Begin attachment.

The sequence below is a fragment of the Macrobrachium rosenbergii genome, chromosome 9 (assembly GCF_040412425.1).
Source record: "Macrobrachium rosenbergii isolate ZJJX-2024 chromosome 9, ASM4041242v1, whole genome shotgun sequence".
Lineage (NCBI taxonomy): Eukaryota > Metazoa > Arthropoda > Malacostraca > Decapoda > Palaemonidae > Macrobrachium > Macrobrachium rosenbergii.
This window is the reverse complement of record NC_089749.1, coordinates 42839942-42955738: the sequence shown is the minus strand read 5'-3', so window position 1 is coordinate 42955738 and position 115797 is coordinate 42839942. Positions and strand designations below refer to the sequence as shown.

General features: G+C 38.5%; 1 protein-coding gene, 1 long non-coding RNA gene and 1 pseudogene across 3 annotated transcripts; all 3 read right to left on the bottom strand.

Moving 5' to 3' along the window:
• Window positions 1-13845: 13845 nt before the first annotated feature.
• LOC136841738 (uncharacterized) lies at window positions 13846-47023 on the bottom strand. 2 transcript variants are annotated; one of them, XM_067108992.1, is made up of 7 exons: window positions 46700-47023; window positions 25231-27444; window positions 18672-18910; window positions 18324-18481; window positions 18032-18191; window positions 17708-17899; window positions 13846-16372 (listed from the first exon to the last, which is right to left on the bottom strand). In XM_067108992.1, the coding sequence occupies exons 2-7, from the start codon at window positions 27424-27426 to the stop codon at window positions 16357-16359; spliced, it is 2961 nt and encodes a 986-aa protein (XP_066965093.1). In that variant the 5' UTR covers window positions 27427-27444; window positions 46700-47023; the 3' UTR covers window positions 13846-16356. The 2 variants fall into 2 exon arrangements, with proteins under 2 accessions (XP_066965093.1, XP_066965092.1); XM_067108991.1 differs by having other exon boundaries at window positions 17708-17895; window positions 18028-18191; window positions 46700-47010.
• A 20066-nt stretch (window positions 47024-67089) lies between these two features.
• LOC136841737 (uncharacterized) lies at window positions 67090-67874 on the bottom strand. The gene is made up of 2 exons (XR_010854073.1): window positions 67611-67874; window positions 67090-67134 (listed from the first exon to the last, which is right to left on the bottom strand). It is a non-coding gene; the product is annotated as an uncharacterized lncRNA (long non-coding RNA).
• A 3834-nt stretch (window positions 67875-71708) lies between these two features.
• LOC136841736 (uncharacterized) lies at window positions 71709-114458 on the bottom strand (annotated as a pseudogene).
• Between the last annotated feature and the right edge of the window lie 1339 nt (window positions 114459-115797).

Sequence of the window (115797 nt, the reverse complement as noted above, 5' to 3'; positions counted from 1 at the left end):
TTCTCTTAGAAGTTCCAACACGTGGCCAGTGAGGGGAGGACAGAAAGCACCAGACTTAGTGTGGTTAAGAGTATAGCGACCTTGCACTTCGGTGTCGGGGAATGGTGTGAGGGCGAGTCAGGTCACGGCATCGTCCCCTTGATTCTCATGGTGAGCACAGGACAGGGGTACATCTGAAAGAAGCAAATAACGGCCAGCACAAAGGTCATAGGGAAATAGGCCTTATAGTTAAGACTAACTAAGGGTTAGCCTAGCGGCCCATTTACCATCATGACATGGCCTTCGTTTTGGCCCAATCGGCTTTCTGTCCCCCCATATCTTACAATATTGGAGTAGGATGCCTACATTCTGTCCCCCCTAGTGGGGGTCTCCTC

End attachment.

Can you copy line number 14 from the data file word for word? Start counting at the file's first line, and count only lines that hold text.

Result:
Sequence of the window (115797 nt, the reverse complement as noted above, 5' to 3'; positions counted from 1 at the left end):